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Time element

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Revision as of 03:04, 6 August 2010 by Tantek (talk | contribs) (drafted composite time elements, and am/pm/coarse time values)
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Research, data, use cases, issues, and enhancements related to the HTML5 time element.

composite nested time elements

A time element should permit child time elements which may contain only partial date time information which can then be composed into more complete date time information.

This is intended as a cleaner way to provide functionality equivalent to the microformats value-class-pattern date and time values pattern.

Simple example:

Currently the <time> element forces you to duplicate and hide date time information if you want to avoid displaying the not-very-friendly full ISO datetime:

<p class="vevent">
  <span class="summary">I went to the cafe</span> at 
  <time class="dtstart"
        datetime="2010-08-05T18:00:00">18:00 on 2010-08-05</time>.

Note the date and time information is duplicated (violating DRY, placing the content at risk of divergence).

With the microformats value-class-pattern date and time values pattern you could instead mark this up like this:

<p class="vevent">
  <span class="summary">I went to the cafe</span> at 
  <span class="dtstart">
     <span class="value">18:00</span> on 
     <span class="value">2010-08-05</span>

Advantages: no duplication of time and date data! (avoiding DRY violation) If you need to update the info, you only have to update it in one place, thus reducing the chances of inforot.

Disadvantage: the loss of the HTML5 time semantic.

We'd like to have our time and date time separation as well, so this should work:

<p class="vevent">
  <span class="summary">I went to the cafe</span> at 
  <time class="dtstart">
     <time>18:00</time> on 

In short: the algorithm for determining the "datetime" of a time element should:

  1. check for an explicit 'datetime' attribute (allowing a local to element override regardless of child elements)
  2. check for nested <time> elements, and if any are found, compose their values into a more complete date and time (use the first date found if any, then the first time found, if any. thus latter dates or times are gracefully ignored)
  3. use the complete contents of the <time> element as its datetime value.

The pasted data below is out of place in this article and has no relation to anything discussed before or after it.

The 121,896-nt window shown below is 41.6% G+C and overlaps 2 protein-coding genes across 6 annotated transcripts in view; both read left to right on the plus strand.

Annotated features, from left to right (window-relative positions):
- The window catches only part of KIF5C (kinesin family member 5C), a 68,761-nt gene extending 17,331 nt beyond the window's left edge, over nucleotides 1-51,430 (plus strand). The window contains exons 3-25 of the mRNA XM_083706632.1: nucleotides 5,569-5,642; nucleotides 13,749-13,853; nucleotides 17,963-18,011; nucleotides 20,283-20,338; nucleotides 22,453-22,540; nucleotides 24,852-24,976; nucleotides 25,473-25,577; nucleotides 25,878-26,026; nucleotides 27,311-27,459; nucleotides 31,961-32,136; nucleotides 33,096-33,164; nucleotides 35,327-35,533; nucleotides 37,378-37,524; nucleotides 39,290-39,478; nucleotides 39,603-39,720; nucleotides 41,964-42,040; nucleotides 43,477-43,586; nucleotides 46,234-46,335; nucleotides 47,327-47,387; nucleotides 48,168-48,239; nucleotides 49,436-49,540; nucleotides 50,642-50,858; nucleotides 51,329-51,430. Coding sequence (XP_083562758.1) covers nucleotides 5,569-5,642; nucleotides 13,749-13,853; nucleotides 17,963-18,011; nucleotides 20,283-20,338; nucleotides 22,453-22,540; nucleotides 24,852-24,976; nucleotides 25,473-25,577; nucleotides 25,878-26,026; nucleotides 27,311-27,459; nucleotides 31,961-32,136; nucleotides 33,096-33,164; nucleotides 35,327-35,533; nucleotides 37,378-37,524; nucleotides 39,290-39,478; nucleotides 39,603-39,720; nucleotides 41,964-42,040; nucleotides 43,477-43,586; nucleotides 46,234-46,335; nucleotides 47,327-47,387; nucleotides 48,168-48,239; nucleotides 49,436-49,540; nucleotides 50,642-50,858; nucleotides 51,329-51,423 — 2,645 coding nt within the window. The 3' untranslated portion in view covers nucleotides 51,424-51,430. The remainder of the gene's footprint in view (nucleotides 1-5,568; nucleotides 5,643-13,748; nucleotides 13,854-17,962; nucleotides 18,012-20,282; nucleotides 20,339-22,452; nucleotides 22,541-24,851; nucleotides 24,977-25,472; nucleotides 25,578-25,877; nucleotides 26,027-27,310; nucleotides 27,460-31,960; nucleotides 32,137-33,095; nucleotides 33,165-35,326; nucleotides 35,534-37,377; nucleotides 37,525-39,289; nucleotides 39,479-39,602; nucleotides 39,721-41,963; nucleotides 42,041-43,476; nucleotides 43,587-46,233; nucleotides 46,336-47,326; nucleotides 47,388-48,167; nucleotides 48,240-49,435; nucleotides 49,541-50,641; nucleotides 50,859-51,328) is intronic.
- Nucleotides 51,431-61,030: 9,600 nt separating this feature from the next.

Essentially, step 2 is added to enable composing nested child time elements.

Opinions / discussion:

  • +1 Tantek - I'd really like to be able to more cleanly markup dates and times than the best we have been able to do so far with microformats (the aforementioned value-class-pattern), and HTML5 presents us with the potential to do so.
  • ...

am pm and coarser time parsing

Right now time values inside a <time> element are required specify hours in 24 hour time.

In our experience with the microformats value class pattern date and time values we've found it is relatively easy to both specify and implement (multiple implementations) parsing of (potentially coarser) am and pm values to permit a broader set of values to marked up directly (rather than with a separate datetime/title attribute).

In short, the current <time> element only allows for the following pattern:

  • HH:MM:SS - where HH is in 24 hour time.

This proposal expands this to:

  • HH:MM:SSam
  • HH:MM:SSpm
  • HH:MMam
  • HH:MMpm
  • HHam
  • HHpm

Where "am" and "pm" mean "am or a.m." and "pm or p.m." with optional leading white-space.

When MM or SS is omitted, infer 00 for them respectively.

Example (uses aforementioned composite time proposal as well)

<p class="vevent">
  <span class="summary">I went to the cafe</span> at 
  <time class="dtstart">
     <time>6pm</time> on 

Opinions / discussion:

  • +1 Tantek - in practice we in the microformats community have found that enabling users to markup am/pm times leads to many more cases where we can avoid violating DRY and thus encourage greater accuracy over time for such content. I think the HTML5 <time> element presents us with the opportunity to more cleanly markup times (than what we've been able to do with the aforementioned microformats value-class-pattern), and thus we should do so.